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MOJ urged to commute more prison sentences

TAIPEI, Taiwan --Kuomintang (KMT) Legislator Liao Cheng-ching (廖正井) yesterday urged the Ministry of Justice (MOJ) to support his proposal to reduce overcrowding in Taiwan's prisons by commuting more sentences.

Liao last Friday submitted his proposal to the Legislative Yuan's Judiciary and Organic Laws and Statutes Committee for review. Liao said he hopes the bill will be processed and passed within the current legislative session, perhaps by May 20, 2014.

In Liao's proposed bill, death sentences would be commuted to life imprisonment, life imprisonment would be commuted to 20 years, and other prison terms would be automatically cut in half.

The bill, however, would not apply to convictions for corruption, manslaughter, or sexual offenses punished with a death sentence, life imprisonment, or prison terms of more than 18 months.

During interpellation at the Legislative Yuan, Liao urged the MOJ to face the issue of prison overcrowding and to hold public hearings over the matter.

In response, Vice Minister of Justice Wu Chen-huan (吳陳鐶), who attended the meeting of the Judiciary and Organic Laws and Statutes Committee yesterday, said that according to the Constitution, only the president of Republic of China is entitled to grant amnesty.

Wu noted that extension of amnesty requires full consideration of all possible circumstances, and though the MOJ can offer professional opinions, it is not any government departments' position to comment on the possibility of amnesty.

Wu further noted that as to the issue of the island's overcrowded prisons, the MOJ has come up with several proposals to handle the matter.

Wu went on to explain that the MOJ is planning to expand the construction of prisons and rebuild several detention centers, and noted that the MOJ is also seeking the Legislative Yuan's support.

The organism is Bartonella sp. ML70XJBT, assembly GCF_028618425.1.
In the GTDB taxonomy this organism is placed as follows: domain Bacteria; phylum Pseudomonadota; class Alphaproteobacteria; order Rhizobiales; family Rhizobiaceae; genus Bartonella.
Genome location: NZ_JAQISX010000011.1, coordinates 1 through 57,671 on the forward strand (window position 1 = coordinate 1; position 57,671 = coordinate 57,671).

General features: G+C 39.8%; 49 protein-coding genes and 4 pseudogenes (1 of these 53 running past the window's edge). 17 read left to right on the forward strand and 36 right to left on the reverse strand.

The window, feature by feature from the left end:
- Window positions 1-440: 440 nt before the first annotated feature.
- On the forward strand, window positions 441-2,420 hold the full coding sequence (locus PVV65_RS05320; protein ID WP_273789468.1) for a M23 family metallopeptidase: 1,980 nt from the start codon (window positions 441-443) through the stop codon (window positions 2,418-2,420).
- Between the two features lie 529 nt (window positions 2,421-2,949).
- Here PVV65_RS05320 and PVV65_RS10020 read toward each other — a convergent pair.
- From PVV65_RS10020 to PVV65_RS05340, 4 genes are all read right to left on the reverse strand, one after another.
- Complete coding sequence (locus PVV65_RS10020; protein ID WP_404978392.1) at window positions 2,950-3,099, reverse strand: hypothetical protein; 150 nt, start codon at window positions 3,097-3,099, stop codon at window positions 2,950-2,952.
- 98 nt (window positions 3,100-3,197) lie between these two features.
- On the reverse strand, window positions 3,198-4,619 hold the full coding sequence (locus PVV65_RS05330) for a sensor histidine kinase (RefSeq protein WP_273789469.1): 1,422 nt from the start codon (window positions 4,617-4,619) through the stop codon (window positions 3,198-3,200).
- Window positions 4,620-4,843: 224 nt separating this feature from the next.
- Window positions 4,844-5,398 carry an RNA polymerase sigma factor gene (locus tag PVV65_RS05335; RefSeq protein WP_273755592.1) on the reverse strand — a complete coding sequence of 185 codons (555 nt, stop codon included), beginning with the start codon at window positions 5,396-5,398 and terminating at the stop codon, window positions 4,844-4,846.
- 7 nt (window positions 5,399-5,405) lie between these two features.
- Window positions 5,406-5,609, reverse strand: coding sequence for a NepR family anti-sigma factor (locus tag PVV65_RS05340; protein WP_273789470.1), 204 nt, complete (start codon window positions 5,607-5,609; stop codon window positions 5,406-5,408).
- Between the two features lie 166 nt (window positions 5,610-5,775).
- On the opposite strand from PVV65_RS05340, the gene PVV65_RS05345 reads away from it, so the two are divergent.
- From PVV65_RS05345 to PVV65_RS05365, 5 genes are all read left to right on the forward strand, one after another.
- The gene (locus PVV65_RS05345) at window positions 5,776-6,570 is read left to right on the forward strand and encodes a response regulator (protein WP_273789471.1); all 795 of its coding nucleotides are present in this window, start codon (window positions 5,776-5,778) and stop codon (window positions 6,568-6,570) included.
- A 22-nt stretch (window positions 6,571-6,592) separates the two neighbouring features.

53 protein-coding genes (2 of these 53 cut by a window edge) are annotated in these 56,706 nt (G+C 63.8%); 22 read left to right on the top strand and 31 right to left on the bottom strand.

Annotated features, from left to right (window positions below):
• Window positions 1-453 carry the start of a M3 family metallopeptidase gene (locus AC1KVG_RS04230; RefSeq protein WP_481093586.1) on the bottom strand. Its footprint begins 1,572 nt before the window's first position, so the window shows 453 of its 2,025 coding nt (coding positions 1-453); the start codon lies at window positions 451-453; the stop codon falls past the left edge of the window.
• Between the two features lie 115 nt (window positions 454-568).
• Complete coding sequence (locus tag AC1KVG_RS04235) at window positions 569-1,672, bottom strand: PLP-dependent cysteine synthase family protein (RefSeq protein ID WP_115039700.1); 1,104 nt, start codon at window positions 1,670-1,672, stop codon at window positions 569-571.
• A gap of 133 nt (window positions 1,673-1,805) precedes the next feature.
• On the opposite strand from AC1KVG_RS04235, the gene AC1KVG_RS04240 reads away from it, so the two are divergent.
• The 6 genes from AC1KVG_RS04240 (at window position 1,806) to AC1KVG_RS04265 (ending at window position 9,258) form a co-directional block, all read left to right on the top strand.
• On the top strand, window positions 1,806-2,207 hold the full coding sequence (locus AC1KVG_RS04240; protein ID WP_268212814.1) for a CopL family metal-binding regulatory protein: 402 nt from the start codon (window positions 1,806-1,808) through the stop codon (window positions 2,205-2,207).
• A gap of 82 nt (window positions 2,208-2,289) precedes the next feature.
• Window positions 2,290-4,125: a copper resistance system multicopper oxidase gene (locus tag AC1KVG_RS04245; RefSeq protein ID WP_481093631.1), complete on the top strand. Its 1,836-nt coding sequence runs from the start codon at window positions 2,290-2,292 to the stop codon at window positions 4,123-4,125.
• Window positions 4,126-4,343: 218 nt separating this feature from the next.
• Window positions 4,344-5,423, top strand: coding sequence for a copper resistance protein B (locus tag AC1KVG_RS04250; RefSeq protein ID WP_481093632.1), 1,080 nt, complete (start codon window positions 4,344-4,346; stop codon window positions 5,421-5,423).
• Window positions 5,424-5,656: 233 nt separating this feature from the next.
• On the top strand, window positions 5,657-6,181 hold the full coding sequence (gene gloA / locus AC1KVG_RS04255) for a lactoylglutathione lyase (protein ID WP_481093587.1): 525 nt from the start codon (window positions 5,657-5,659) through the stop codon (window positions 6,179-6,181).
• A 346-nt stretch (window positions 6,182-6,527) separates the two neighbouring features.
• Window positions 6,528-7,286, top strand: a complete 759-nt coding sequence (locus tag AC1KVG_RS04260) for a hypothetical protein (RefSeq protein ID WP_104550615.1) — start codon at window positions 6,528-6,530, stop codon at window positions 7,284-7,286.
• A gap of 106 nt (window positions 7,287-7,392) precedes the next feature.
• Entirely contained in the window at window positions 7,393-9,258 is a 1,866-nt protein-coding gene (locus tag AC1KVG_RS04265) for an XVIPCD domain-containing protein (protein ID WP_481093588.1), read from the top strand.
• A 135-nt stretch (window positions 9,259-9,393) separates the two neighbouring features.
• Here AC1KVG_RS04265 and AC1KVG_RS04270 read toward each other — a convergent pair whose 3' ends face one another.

Wu also said he thinks it is better for the committee to hold public hearings in the matter at hand.

Liao said that the issue of prison overcrowding is more serious than people might think, noting that he had personally visited several prisons and discovered that prison cells designed for inhabitation by eight people were often crowded with 15 prisoners. “If they get up in the middle of the night to go to the toilet, they are not be able to find a space to sleep after coming back,” Liao said.

The legislator went on to say that the MOJ, which is in charge of Taiwan's prisons, should show its empathy toward these prisoners by solving the issue. Liao added that his proposed bill to commute prison sentences is worth considering.

December 10, 2013    curtisakbar@
Instead of cutting punishments, get rid of some criminal laws, such as public insultment, adultery and other civil matters.

Stop sending non-criminals to prison and keep those that deserve to be locked up in prison.
December 10, 2013    dassom_ISS@
How in the word can commuting death sentences to life imprisonment help reduce overcrowding in prisons? If Liao really wants to solve overcrowding and show his empathy towards the prisoners, he should support MOJ's plan to expand construction of prison facility instead. Liao shouldn't forget that the prison occupants, except probably for one or two who were wrongly convicted, are serving terms which have been imposed on them for rightful reasons. Instead, Liao should be more sympathetic to the victims of these offenders by proposing a law that would compel prisoners to pay for food and facility expenses while serving their sentences so as not to be a burden on society.

Think about this: students have to pay for their meals in school; drivers pay parking fees for using parking spaces on the sides of the streets; and there are plans for recreational parks to charge the public entrance fees; not to mention imposing additional taxes and fees on nearly everything nowadays. So why not charge the prisoners for the rising costs of maintaining the prison facilities across Taiwan? Who knows, maybe Taiwan will finally create a global tend in this regard and help reduce crimes as a result.

December 11, 2013    eddy@
Time to step up them executions!!
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